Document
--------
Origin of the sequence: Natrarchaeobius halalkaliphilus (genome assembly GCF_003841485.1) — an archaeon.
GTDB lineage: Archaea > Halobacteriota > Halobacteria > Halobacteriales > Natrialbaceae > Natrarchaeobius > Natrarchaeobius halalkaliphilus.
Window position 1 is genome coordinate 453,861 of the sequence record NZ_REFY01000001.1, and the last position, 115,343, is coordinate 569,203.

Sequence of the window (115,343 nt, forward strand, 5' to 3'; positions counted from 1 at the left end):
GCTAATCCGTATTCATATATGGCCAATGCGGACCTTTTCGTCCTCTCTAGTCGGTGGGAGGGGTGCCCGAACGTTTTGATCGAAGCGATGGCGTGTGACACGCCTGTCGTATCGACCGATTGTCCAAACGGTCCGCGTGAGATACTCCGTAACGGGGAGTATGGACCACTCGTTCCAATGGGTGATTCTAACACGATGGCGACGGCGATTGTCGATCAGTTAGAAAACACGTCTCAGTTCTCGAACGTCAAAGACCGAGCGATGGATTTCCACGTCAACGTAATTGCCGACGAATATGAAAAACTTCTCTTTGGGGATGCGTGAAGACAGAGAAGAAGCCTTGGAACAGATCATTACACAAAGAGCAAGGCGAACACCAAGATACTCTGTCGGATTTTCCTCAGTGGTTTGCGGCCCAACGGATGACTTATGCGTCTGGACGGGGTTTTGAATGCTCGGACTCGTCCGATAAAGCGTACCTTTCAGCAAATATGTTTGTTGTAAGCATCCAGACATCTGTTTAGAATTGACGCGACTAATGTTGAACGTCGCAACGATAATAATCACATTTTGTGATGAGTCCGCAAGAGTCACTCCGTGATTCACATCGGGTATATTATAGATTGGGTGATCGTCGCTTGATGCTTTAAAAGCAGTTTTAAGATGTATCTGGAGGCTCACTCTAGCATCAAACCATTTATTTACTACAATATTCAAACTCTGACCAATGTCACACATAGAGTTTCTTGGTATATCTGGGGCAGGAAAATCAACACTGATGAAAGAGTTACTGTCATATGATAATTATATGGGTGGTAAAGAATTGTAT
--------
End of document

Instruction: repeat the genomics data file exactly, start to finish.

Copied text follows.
Origin of the sequence: Natrarchaeobius halalkaliphilus (genome assembly GCF_003841485.1) — an archaeon.
GTDB lineage: Archaea > Halobacteriota > Halobacteria > Halobacteriales > Natrialbaceae > Natrarchaeobius > Natrarchaeobius halalkaliphilus.
Window position 1 is genome coordinate 453,861 of the sequence record NZ_REFY01000001.1, and the last position, 115,343, is coordinate 569,203.

Sequence of the window (115,343 nt, forward strand, 5' to 3'; positions counted from 1 at the left end):
GCTAATCCGTATTCATATATGGCCAATGCGGACCTTTTCGTCCTCTCTAGTCGGTGGGAGGGGTGCCCGAACGTTTTGATCGAAGCGATGGCGTGTGACACGCCTGTCGTATCGACCGATTGTCCAAACGGTCCGCGTGAGATACTCCGTAACGGGGAGTATGGACCACTCGTTCCAATGGGTGATTCTAACACGATGGCGACGGCGATTGTCGATCAGTTAGAAAACACGTCTCAGTTCTCGAACGTCAAAGACCGAGCGATGGATTTCCACGTCAACGTAATTGCCGACGAATATGAAAAACTTCTCTTTGGGGATGCGTGAAGACAGAGAAGAAGCCTTGGAACAGATCATTACACAAAGAGCAAGGCGAACACCAAGATACTCTGTCGGATTTTCCTCAGTGGTTTGCGGCCCAACGGATGACTTATGCGTCTGGACGGGGTTTTGAATGCTCGGACTCGTCCGATAAAGCGTACCTTTCAGCAAATATGTTTGTTGTAAGCATCCAGACATCTGTTTAGAATTGACGCGACTAATGTTGAACGTCGCAACGATAATAATCACATTTTGTGATGAGTCCGCAAGAGTCACTCCGTGATTCACATCGGGTATATTATAGATTGGGTGATCGTCGCTTGATGCTTTAAAAGCAGTTTTAAGATGTATCTGGAGGCTCACTCTAGCATCAAACCATTTATTTACTACAATATTCAAACTCTGACCAATGTCACACATAGAGTTTCTTGGTATATCTGGGGCAGGAAAATCAACACTGATGAAAGAGTTACTGTCATATGATAATTATATGGGTGGTAAAGAATTGTAT